“We have a social problem, not only an economic problem. We have this strange situation of a country where we have increasing numbers of homeless people and increasing numbers of vacant houses.”

Watching city parks across the US fill up with occupiers intent on tweeting grievances but no concrete ideas, I’m wondering if protesters have read the  American Jobs Act?

The AJA has several initiatives that would positively impact our economy.  Two in particular would provide relief to the unemployed: 1) Reauthorization of unemployment benefits set to expire at the end of the year; and, 2) Establishing the “Pathways Back to Work Fund” to create jobs for low-income and unemployed youth.  The former is a given, or 6 million people might lose whatever economic stability they have left.  The latter is a proven success in states as diverse as Mississippi and Michigan.

So, occupiers, while you’re marching for jobs can you take the opportunity to help create some?

Make funny signs AND jobs!

Justice Restored?

Law and order exist for the purpose of establishing justice and when they fail in this purpose they become the dangerously structured dams that block the flow of social progress.
Martin Luther King, Jr.

Last night, Georgia death-row inmate Troy Davis exhausted all appeals for clemency. At 11:08pm EST he was put to death for the 1989 murder of off-duty police officer Mark MacPhail.

Troy Davis

While CNN switched between the jail where Davis supporters congregated and live interviews with the victim’s mother, Anneliese MacPhail, legal pundits commented on the convoluted Davis case which polarized people into two camps, those desperate to save a life versus those determined to see it ended. At the heart of both arguments was the idea of justice; or, “a scheme or system of law in which every person receives his/her/its due from the system, including all rights, both natural and legal”.

Is the death penalty just? Does it protect society? An overwhelming majority of the country’s top academic criminology experts reject the idea that there is “any deterrent effect from the death penalty.”

Perhaps Davis’ case will highlight the need for restorative justice. Restorative justice differs from our current system in that it views a criminal act more holistically; instead of defining crime as “breaking the law”, it recognizes that offenders harm victims, communities and even themselves. It recognizes that the criminal justice system is not effective in reducing crime; rather than rehabilitating or deterring criminals, prisons make offenders less likely to reintegrate successfully into society. Studies show a majority of felons released were rearrested within 3 years. Importantly, restorative justice acknowledges victims’ dissatisfaction with their treatment by the criminal justice system.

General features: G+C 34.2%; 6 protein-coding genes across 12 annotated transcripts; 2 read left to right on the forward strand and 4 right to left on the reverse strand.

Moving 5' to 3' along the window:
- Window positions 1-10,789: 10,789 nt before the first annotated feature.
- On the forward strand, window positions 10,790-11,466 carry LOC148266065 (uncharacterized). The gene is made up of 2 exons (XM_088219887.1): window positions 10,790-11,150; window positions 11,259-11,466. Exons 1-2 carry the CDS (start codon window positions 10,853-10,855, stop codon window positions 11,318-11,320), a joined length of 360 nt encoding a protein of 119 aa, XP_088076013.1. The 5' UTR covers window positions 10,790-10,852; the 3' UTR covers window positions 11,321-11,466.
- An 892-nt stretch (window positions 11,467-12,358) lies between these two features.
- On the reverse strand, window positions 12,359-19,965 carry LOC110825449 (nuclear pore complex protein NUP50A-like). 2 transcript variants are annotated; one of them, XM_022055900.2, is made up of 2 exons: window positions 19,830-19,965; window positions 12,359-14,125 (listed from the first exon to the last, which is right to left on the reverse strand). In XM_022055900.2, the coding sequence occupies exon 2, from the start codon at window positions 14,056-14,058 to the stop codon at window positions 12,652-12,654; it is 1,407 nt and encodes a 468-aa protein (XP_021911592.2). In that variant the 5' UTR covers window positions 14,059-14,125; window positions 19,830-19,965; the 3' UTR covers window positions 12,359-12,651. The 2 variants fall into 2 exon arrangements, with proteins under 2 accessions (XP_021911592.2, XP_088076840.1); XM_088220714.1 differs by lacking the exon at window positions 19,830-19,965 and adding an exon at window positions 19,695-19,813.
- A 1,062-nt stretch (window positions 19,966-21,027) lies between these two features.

Looking at “justice” not by how much punishment is inflicted but by how much harm is repaired or prevented means we try to get a head of the problem rather than constantly react to it.

What do you think? Is it time for a change? Is our current system of justice working for us?

How Earning More Keeps You Poor

191,000 kids live in poverty in Colorado


Why can’t poor people just “get a job”?  Hell, they get food stamps, free child care, tax credits, welfare checks…what else could they need?

I’ve heard variations of this question; truthfully,  I used to ask it myself.  What I failed to recognize (and now try to increase awareness of) is the unintentional negative affect of the 1996 welfare reform laws: the Cliff Effect.  Consider the real-life scenario of Shari (not her real name):

Shari began working at McDonald’s 15 months ago.  She is eligible for a raise, yet she refuses to ask for one or accept any promotions that McDonald’s may offer. If Shari got even a 75-cents-per-hour raise, it would trigger a cut in food stamps, childcare assistance, and medical assistance. She cannot afford to earn a little more. In order to escape poverty, Shari must earn considerably more. Like others in poverty, Shari is often stuck in survival mode, unable to imagine a better future and trapped without the support systems that families who are middle or upper class take for granted. It feels impossible for Shari to plan for the future or make long-term decisions because she is dealing with today’s crises.

Shari’s work supports are supposed to provide her family a means for climbing out of poverty.  These include the minimum wage, the Earned Income Tax Credit, the child tax credit,  food stamps, health insurance, and child care.  But as Shari’s earnings increase, she begins to lose these benefits, negating any increases in income. The result? Hard-working individuals climbing to reach the American Dream of prosperity end up falling off the cliff…back into poverty.